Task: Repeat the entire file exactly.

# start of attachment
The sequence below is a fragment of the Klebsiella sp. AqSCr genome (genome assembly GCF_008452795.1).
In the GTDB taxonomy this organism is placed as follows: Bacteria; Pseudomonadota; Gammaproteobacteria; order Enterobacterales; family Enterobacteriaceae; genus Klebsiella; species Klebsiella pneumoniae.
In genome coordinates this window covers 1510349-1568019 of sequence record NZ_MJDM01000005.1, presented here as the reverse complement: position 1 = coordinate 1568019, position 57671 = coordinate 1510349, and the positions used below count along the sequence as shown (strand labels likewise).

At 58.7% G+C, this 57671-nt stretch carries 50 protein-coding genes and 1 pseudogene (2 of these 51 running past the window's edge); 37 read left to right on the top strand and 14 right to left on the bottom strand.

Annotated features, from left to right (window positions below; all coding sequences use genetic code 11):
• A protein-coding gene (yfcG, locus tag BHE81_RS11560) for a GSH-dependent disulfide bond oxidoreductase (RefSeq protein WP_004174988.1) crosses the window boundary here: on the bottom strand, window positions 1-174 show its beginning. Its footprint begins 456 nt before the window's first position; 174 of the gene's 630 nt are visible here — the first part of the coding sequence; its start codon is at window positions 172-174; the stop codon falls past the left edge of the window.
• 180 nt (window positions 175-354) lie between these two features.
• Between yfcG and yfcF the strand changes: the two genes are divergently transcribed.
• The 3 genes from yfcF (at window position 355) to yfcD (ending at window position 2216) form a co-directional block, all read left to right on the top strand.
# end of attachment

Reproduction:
The sequence below is a fragment of the Klebsiella sp. AqSCr genome (genome assembly GCF_008452795.1).
In the GTDB taxonomy this organism is placed as follows: Bacteria; Pseudomonadota; Gammaproteobacteria; order Enterobacterales; family Enterobacteriaceae; genus Klebsiella; species Klebsiella pneumoniae.
In genome coordinates this window covers 1510349-1568019 of sequence record NZ_MJDM01000005.1, presented here as the reverse complement: position 1 = coordinate 1568019, position 57671 = coordinate 1510349, and the positions used below count along the sequence as shown (strand labels likewise).

At 58.7% G+C, this 57671-nt stretch carries 50 protein-coding genes and 1 pseudogene (2 of these 51 running past the window's edge); 37 read left to right on the top strand and 14 right to left on the bottom strand.

Annotated features, from left to right (window positions below; all coding sequences use genetic code 11):
• A protein-coding gene (yfcG, locus tag BHE81_RS11560) for a GSH-dependent disulfide bond oxidoreductase (RefSeq protein WP_004174988.1) crosses the window boundary here: on the bottom strand, window positions 1-174 show its beginning. Its footprint begins 456 nt before the window's first position; 174 of the gene's 630 nt are visible here — the first part of the coding sequence; its start codon is at window positions 172-174; the stop codon falls past the left edge of the window.
• 180 nt (window positions 175-354) lie between these two features.
• Between yfcG and yfcF the strand changes: the two genes are divergently transcribed.
• The 3 genes from yfcF (at window position 355) to yfcD (ending at window position 2216) form a co-directional block, all read left to right on the top strand.